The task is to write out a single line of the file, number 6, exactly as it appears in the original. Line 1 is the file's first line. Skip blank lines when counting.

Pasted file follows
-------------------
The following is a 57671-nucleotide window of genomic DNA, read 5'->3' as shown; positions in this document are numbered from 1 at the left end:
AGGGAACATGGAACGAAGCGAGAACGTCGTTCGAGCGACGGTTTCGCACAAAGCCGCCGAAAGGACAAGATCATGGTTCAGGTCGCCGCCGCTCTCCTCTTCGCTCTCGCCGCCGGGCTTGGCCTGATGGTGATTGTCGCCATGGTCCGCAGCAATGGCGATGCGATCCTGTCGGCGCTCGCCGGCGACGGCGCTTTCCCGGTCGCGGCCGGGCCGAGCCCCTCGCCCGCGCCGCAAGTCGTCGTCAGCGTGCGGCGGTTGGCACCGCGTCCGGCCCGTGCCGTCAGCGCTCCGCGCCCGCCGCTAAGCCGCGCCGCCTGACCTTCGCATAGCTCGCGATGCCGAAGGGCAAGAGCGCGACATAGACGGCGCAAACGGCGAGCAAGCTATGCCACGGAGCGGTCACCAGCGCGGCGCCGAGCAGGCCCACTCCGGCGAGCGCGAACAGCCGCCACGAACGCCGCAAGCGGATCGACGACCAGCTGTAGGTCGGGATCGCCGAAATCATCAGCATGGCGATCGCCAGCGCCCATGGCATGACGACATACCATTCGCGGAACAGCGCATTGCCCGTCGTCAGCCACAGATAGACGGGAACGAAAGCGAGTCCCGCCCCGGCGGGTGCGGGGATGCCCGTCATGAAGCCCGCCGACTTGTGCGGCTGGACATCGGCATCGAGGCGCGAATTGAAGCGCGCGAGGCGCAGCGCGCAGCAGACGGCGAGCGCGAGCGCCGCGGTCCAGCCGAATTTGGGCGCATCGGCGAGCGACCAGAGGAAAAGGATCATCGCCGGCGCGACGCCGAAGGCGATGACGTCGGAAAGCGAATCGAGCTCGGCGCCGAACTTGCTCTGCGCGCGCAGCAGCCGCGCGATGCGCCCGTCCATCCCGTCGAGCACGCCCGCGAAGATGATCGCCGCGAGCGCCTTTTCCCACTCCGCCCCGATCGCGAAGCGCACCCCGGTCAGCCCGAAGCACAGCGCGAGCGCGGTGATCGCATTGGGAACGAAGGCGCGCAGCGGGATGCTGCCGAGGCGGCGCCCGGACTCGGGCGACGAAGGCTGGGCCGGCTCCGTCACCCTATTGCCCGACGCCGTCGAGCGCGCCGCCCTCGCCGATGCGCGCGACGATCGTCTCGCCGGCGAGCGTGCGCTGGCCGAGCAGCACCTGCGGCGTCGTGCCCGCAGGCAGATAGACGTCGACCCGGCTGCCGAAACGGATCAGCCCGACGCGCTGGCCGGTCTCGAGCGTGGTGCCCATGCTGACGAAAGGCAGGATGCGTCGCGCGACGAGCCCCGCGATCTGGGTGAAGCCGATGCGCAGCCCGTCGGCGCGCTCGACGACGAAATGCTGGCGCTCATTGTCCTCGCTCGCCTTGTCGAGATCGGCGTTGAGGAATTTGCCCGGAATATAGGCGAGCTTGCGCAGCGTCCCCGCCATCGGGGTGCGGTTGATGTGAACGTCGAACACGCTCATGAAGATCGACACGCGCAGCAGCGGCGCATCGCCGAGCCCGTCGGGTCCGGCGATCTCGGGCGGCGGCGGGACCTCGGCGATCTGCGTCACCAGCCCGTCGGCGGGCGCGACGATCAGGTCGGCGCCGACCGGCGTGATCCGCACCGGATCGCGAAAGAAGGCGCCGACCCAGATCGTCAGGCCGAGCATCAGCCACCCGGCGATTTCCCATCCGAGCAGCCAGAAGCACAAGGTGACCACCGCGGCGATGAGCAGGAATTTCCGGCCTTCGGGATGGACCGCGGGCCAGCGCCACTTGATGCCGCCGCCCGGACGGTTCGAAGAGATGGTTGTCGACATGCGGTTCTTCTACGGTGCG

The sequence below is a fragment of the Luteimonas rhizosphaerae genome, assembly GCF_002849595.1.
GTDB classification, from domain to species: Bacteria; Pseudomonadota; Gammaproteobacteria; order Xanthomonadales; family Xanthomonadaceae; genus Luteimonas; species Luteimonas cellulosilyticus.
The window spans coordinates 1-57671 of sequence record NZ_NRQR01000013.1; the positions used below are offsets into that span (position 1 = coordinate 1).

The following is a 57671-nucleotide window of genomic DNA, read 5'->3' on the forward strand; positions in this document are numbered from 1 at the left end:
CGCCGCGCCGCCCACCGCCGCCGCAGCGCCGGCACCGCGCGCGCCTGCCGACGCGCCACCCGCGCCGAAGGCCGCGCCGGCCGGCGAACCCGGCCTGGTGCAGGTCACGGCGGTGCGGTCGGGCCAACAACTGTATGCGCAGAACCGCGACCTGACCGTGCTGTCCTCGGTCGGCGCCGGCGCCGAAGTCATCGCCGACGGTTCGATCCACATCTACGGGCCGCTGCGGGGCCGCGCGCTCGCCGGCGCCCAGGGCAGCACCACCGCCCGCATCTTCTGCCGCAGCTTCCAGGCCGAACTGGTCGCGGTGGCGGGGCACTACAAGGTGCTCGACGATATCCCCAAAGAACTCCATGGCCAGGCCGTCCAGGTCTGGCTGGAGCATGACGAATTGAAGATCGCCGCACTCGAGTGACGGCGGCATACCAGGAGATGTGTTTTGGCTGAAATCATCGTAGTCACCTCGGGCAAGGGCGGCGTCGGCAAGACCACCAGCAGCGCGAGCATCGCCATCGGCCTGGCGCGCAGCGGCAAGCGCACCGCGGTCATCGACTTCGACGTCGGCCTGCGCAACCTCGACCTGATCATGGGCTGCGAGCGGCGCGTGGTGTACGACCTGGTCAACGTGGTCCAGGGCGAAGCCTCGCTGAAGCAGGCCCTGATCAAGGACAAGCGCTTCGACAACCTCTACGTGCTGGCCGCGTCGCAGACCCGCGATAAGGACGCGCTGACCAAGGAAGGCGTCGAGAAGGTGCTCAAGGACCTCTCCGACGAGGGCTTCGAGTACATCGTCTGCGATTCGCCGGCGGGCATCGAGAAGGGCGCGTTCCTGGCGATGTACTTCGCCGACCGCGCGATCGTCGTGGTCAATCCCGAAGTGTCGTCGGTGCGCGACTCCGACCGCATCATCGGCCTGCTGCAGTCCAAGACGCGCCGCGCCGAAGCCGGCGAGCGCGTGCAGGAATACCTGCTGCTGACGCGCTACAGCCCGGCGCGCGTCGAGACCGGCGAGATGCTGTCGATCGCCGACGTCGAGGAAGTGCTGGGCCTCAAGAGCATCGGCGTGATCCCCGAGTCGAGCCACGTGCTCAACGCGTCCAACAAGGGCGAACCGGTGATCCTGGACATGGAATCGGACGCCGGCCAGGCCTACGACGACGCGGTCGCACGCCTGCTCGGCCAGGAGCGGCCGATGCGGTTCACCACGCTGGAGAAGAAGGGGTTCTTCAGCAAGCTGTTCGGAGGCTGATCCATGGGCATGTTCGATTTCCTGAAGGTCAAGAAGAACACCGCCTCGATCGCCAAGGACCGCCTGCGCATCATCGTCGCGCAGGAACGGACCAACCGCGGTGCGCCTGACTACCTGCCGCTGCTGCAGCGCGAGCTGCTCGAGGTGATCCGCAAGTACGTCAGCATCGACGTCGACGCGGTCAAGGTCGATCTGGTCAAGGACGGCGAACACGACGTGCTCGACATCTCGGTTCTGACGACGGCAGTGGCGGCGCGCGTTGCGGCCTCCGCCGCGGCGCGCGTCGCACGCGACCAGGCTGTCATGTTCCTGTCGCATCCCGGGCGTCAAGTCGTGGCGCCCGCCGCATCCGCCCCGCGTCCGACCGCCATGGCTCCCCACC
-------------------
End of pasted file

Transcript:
The following is a 57671-nucleotide window of genomic DNA, read 5'->3' on the forward strand; positions in this document are numbered from 1 at the left end: